Legends such as Joss Naylor unite with several race organisers to call for a universal policy on new technology
Prominent members of the fell running community have teamed up to produce an open letter calling upon the Fell Runners Association (FRA) to ban the use of GPS navigation in races.
Signed by the organisers of at least 54 races plus runners such as Joss Naylor, Nicky Spinks, Rob Jebb and Ian Holmes, the letter - posted this week on the Fell Runners UK Facebook group - questions FRA's policy of leaving it up to individual events to have their own rules in place.
It reads in part: "We say that they (FRA) now need to take a strong lead and ban on screen maps and pre-loaded GPS tracks as a means of navigating in all fell races. Any solution that stops short of this will lead to a lack of clarity and put unnecessary pressure on fell race organisers."
The use of GPS devices for training and racing is common in all forms of running and generally accepted as a means of judging pace. However, some of them have the facility to show the route, which some fell runners say goes against the spirit of their sport.
The letter introduced the problem by saying: "It is a simple sport. You have some hills. You have some checkpoints to visit... You use your skill and fitness to get between these points as fast as possible. Sometimes the organiser flags it if he or she wants you to go a certain way, or gives specific instructions. Other than that, it is up to the runner. That is fellrunning and it has changed very little in the hundred or so years that people have been racing each other in the hills."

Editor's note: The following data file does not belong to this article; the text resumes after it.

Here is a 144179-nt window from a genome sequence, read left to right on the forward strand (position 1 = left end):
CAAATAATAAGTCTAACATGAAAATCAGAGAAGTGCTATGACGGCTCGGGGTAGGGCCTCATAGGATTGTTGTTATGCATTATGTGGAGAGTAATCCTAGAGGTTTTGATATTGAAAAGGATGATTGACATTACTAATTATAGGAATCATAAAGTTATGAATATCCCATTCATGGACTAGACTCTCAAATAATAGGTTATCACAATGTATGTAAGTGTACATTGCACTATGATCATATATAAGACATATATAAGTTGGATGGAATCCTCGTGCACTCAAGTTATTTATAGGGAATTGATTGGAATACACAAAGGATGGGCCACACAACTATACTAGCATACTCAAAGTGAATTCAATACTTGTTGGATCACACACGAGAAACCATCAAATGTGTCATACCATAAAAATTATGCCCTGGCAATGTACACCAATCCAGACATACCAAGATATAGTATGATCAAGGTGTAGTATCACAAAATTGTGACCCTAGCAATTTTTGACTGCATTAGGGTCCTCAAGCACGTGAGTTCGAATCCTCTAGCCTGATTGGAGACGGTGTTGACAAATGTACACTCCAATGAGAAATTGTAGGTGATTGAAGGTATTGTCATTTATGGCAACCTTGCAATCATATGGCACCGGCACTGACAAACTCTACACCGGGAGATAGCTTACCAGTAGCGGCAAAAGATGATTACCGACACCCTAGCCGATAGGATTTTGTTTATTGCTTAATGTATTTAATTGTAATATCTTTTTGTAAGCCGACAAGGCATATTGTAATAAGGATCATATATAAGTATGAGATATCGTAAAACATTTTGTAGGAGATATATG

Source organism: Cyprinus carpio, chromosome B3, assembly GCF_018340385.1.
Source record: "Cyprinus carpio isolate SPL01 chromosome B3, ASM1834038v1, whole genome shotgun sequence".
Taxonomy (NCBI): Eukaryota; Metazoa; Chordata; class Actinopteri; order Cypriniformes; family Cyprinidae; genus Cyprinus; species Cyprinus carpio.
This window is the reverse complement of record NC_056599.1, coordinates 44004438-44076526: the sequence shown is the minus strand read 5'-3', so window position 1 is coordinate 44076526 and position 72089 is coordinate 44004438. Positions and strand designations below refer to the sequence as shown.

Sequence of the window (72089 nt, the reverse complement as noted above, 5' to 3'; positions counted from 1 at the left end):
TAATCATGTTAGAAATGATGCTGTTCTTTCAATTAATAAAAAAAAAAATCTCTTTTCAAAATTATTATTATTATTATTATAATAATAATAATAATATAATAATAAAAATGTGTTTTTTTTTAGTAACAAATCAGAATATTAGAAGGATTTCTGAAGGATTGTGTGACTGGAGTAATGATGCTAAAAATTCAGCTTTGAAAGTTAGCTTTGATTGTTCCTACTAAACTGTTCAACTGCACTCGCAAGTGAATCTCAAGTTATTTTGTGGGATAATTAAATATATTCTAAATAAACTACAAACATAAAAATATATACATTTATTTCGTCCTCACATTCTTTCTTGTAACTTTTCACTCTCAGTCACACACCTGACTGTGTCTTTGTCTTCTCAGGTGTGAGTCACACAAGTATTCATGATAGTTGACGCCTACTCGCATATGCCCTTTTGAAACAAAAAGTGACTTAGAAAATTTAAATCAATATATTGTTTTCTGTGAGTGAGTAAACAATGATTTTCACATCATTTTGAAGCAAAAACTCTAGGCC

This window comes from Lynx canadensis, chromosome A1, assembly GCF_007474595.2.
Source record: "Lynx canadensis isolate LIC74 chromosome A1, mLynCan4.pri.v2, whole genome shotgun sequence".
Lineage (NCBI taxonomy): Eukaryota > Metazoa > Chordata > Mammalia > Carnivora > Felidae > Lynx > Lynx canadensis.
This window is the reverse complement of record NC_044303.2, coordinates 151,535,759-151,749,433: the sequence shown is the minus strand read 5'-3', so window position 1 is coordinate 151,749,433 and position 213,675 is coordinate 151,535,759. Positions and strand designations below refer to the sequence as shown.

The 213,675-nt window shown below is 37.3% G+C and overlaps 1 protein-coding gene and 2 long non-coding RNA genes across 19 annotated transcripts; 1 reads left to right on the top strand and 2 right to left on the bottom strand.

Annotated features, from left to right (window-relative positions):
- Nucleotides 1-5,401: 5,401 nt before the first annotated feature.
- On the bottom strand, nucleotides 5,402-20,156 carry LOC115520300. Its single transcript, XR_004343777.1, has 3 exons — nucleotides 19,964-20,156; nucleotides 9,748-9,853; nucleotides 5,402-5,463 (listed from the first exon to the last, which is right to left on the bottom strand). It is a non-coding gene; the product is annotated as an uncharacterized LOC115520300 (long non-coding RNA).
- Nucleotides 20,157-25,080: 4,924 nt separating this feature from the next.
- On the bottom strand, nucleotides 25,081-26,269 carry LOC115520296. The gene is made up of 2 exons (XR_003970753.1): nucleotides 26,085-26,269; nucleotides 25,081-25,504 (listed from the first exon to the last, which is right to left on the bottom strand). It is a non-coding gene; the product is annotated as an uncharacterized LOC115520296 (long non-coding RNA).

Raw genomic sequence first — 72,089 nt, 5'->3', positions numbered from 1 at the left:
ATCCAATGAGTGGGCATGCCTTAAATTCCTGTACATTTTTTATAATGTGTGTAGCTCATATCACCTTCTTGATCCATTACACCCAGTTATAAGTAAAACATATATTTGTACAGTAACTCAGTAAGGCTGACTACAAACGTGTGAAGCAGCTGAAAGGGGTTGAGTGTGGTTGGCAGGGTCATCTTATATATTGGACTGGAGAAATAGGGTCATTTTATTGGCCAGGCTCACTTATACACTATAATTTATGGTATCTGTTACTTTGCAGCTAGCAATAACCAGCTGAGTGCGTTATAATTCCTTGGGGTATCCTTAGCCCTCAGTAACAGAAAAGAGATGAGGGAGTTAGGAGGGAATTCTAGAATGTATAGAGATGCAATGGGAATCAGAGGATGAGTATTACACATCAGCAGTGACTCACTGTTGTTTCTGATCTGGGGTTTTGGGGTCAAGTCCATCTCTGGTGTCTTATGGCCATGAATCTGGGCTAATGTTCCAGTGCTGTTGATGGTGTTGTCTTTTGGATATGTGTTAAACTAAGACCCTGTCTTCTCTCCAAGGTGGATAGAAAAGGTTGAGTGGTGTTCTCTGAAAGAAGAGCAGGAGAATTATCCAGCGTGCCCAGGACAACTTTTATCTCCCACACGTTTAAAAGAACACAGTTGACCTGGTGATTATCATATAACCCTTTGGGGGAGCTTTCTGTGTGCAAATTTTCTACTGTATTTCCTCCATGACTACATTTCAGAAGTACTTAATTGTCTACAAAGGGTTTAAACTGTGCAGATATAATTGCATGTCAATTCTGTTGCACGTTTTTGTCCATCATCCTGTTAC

It added: "You might be surprised to discover that you can upload a file of a route that another runner has run to your watch and follow that track with an arrow on your wrist correcting your line every few metres alerting you that you are too far left/right. This technology exists, is very accurate and been used to great effect in races, affecting the outcome of some."
The letter's correspondents admit the practice is not widespread but could become common in future.
As reported earlier this year, Ambleside AC took the lead by banning the use of a GPS device for navigation in its races. Their rules allowed for their use for recording their use, displaying distance travelled and in emergency situations by those who have to quit the race.
The letter garnered masses of support on the Facebook page, but also some opposition. For example, Andrew Grenfell commented: "I personally wouldn't use GPS bread crumb trails but why complicate what is a simple sport by adding an extra rule. Leave it up to the race organisers, just as happens with flagging and most other route related issues."
Further, S JD Webb wrote: "I'm somewhat torn - tricky to implement a ban on GPS devices with nav function while allowing them to be carried."
A statement from FRA given to Trail Running read: "The use of GPS's in FRA races has sparked a lively debate amongst the fellrunning fraternity, with FRA members, race organisers and runners expressing a complete spectrum of opinions from 'they should be banned' to 'they are a useful navigational aid and an additional safety feature'.
"The FRA promotes a variety of races aimed at meeting the needs of a variety of runners. Courses vary from the fully marked to those where the runners need to be able to navigate. Because of this variation, the FRA Committee do not feel it is right to have a 'one size fits all' mandatory rule on the use of GPS's, but prefer to leave it to the discretion of the race organisers, other than in championship races where the use of GPS's will be allowed.
"Race organisers will therefore continue to able to have a race rule banning the use of GPS's in their race(s). If they wish to have a ban they will be expected to agree this with the fixtures secretary when registering their race."